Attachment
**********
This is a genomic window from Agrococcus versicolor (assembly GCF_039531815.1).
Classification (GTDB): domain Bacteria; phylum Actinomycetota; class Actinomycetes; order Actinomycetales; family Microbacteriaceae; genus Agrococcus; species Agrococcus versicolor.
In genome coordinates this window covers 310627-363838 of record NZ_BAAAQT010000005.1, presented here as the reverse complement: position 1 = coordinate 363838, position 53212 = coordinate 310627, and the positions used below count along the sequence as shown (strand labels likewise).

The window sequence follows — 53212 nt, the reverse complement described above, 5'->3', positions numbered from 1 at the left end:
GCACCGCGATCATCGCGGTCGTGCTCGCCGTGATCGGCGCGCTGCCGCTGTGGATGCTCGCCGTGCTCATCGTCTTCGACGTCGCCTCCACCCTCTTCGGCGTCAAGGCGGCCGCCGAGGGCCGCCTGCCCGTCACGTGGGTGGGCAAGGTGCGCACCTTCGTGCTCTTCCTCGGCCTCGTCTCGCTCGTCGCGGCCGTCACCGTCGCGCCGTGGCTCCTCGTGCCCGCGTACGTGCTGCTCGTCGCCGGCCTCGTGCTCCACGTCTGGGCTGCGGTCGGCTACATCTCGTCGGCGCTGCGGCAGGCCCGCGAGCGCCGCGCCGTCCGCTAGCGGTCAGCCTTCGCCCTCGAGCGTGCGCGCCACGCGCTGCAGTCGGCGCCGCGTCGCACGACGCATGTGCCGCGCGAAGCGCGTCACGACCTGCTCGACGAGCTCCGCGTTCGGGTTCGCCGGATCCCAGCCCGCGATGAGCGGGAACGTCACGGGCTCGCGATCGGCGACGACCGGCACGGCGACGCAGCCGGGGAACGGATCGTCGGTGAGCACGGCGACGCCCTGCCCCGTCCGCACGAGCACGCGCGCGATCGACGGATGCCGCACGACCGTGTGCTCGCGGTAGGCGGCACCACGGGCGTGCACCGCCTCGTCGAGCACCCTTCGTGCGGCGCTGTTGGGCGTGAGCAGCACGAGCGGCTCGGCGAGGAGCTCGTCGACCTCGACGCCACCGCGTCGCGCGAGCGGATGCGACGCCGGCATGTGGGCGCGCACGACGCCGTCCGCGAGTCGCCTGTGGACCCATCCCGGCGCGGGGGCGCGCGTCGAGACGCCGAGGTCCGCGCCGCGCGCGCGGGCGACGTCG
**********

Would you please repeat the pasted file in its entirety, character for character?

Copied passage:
This is a genomic window from Agrococcus versicolor (assembly GCF_039531815.1).
Classification (GTDB): domain Bacteria; phylum Actinomycetota; class Actinomycetes; order Actinomycetales; family Microbacteriaceae; genus Agrococcus; species Agrococcus versicolor.
In genome coordinates this window covers 310627-363838 of record NZ_BAAAQT010000005.1, presented here as the reverse complement: position 1 = coordinate 363838, position 53212 = coordinate 310627, and the positions used below count along the sequence as shown (strand labels likewise).

The window sequence follows — 53212 nt, the reverse complement described above, 5'->3', positions numbered from 1 at the left end:
GCACCGCGATCATCGCGGTCGTGCTCGCCGTGATCGGCGCGCTGCCGCTGTGGATGCTCGCCGTGCTCATCGTCTTCGACGTCGCCTCCACCCTCTTCGGCGTCAAGGCGGCCGCCGAGGGCCGCCTGCCCGTCACGTGGGTGGGCAAGGTGCGCACCTTCGTGCTCTTCCTCGGCCTCGTCTCGCTCGTCGCGGCCGTCACCGTCGCGCCGTGGCTCCTCGTGCCCGCGTACGTGCTGCTCGTCGCCGGCCTCGTGCTCCACGTCTGGGCTGCGGTCGGCTACATCTCGTCGGCGCTGCGGCAGGCCCGCGAGCGCCGCGCCGTCCGCTAGCGGTCAGCCTTCGCCCTCGAGCGTGCGCGCCACGCGCTGCAGTCGGCGCCGCGTCGCACGACGCATGTGCCGCGCGAAGCGCGTCACGACCTGCTCGACGAGCTCCGCGTTCGGGTTCGCCGGATCCCAGCCCGCGATGAGCGGGAACGTCACGGGCTCGCGATCGGCGACGACCGGCACGGCGACGCAGCCGGGGAACGGATCGTCGGTGAGCACGGCGACGCCCTGCCCCGTCCGCACGAGCACGCGCGCGATCGACGGATGCCGCACGACCGTGTGCTCGCGGTAGGCGGCACCACGGGCGTGCACCGCCTCGTCGAGCACCCTTCGTGCGGCGCTGTTGGGCGTGAGCAGCACGAGCGGCTCGGCGAGGAGCTCGTCGACCTCGACGCCACCGCGTCGCGCGAGCGGATGCGACGCCGGCATGTGGGCGCGCACGACGCCGTCCGCGAGTCGCCTGTGGACCCATCCCGGCGCGGGGGCGCGCGTCGAGACGCCGAGGTCCGCGCCGCGCGCGCGGGCGACGTCG